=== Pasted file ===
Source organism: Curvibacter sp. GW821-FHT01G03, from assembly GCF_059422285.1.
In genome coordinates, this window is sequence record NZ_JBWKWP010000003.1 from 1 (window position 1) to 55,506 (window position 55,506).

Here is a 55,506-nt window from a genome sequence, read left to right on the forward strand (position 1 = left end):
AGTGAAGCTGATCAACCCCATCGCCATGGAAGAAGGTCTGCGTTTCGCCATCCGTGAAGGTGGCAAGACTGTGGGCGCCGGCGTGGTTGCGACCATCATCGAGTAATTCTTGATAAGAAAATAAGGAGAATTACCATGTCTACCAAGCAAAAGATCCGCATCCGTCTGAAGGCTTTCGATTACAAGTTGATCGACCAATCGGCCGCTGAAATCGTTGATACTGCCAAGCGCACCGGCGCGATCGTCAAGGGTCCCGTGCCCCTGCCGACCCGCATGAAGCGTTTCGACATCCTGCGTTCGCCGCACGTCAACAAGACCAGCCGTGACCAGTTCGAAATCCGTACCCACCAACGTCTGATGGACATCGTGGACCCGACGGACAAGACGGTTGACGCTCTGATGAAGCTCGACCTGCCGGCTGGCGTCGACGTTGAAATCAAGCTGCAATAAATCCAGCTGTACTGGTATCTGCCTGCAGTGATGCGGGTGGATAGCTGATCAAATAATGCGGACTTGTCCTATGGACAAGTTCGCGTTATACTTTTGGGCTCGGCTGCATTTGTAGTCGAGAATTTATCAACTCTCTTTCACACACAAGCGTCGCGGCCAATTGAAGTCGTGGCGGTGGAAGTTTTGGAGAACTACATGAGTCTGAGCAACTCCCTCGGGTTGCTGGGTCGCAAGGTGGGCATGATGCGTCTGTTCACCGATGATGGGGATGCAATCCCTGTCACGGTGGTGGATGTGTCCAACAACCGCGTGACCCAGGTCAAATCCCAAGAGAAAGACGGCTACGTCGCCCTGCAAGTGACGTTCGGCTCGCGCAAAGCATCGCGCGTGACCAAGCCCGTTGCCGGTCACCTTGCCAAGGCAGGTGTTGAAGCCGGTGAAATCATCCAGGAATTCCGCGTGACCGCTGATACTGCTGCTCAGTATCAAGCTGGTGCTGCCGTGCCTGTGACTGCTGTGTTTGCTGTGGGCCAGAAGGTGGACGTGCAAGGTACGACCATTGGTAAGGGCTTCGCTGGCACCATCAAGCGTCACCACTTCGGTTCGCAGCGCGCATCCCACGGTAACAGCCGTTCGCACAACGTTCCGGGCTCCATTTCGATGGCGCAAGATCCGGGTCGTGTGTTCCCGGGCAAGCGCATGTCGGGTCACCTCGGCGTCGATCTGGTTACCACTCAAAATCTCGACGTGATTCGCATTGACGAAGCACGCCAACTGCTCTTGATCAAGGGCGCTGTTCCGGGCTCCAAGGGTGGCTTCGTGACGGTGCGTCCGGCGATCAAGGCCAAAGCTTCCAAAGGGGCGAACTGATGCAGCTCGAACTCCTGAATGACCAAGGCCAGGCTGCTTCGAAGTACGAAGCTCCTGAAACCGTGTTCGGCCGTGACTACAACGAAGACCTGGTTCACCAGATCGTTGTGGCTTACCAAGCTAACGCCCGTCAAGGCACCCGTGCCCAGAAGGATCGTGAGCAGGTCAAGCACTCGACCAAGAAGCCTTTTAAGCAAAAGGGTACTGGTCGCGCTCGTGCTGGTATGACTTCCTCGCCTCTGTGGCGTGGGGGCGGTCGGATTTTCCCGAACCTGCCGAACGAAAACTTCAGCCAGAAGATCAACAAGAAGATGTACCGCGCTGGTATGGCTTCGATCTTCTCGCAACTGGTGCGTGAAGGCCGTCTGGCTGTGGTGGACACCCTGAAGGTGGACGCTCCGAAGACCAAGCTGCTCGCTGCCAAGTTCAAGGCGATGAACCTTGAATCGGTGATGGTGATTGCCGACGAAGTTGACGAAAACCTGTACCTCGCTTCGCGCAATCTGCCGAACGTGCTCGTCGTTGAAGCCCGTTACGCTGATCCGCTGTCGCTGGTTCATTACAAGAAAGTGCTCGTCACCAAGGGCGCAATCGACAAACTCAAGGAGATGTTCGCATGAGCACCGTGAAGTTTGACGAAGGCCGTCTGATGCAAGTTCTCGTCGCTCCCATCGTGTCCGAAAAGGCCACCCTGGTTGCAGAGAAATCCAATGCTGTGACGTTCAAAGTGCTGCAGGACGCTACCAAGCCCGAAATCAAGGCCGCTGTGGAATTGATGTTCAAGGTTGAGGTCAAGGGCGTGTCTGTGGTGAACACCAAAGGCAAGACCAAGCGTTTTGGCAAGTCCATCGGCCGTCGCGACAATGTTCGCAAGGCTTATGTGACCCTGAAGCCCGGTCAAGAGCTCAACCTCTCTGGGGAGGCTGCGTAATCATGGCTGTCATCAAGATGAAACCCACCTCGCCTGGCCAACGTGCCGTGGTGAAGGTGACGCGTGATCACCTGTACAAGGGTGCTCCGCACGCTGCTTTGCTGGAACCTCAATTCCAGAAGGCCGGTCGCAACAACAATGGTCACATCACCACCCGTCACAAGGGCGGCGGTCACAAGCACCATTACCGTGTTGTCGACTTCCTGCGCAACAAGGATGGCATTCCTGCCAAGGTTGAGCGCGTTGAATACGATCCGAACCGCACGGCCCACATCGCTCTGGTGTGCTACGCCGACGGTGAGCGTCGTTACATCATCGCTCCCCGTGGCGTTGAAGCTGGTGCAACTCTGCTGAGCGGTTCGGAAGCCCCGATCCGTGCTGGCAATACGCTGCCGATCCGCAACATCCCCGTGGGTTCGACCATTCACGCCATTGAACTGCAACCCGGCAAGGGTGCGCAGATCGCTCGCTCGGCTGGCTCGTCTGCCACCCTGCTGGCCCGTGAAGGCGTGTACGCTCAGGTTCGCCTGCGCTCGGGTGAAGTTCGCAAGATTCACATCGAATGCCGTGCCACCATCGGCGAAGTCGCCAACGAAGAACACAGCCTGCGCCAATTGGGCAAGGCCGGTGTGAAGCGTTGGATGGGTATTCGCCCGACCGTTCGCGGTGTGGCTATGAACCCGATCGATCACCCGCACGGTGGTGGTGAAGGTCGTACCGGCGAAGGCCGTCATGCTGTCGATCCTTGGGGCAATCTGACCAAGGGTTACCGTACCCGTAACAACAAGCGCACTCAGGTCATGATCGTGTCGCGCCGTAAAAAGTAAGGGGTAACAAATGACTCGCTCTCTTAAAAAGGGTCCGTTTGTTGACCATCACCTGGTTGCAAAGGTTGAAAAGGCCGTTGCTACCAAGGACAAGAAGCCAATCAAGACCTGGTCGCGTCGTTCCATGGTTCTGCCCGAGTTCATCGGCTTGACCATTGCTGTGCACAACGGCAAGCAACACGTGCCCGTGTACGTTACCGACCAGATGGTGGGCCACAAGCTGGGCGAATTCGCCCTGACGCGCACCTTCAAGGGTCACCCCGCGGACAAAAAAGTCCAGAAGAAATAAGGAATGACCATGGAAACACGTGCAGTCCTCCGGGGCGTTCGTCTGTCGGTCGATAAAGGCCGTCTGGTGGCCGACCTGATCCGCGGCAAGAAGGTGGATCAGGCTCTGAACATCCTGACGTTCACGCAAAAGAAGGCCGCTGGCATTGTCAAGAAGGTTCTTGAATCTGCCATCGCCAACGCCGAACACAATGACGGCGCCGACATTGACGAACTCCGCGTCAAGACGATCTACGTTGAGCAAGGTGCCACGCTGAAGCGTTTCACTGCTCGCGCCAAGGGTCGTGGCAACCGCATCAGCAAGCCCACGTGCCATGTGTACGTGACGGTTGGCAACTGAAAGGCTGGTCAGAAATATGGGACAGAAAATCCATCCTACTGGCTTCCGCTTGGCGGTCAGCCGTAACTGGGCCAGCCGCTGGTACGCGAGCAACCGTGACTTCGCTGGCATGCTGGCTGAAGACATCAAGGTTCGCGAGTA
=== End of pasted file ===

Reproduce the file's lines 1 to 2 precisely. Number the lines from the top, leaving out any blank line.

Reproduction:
Source organism: Curvibacter sp. GW821-FHT01G03, from assembly GCF_059422285.1.
In genome coordinates, this window is sequence record NZ_JBWKWP010000003.1 from 1 (window position 1) to 55,506 (window position 55,506).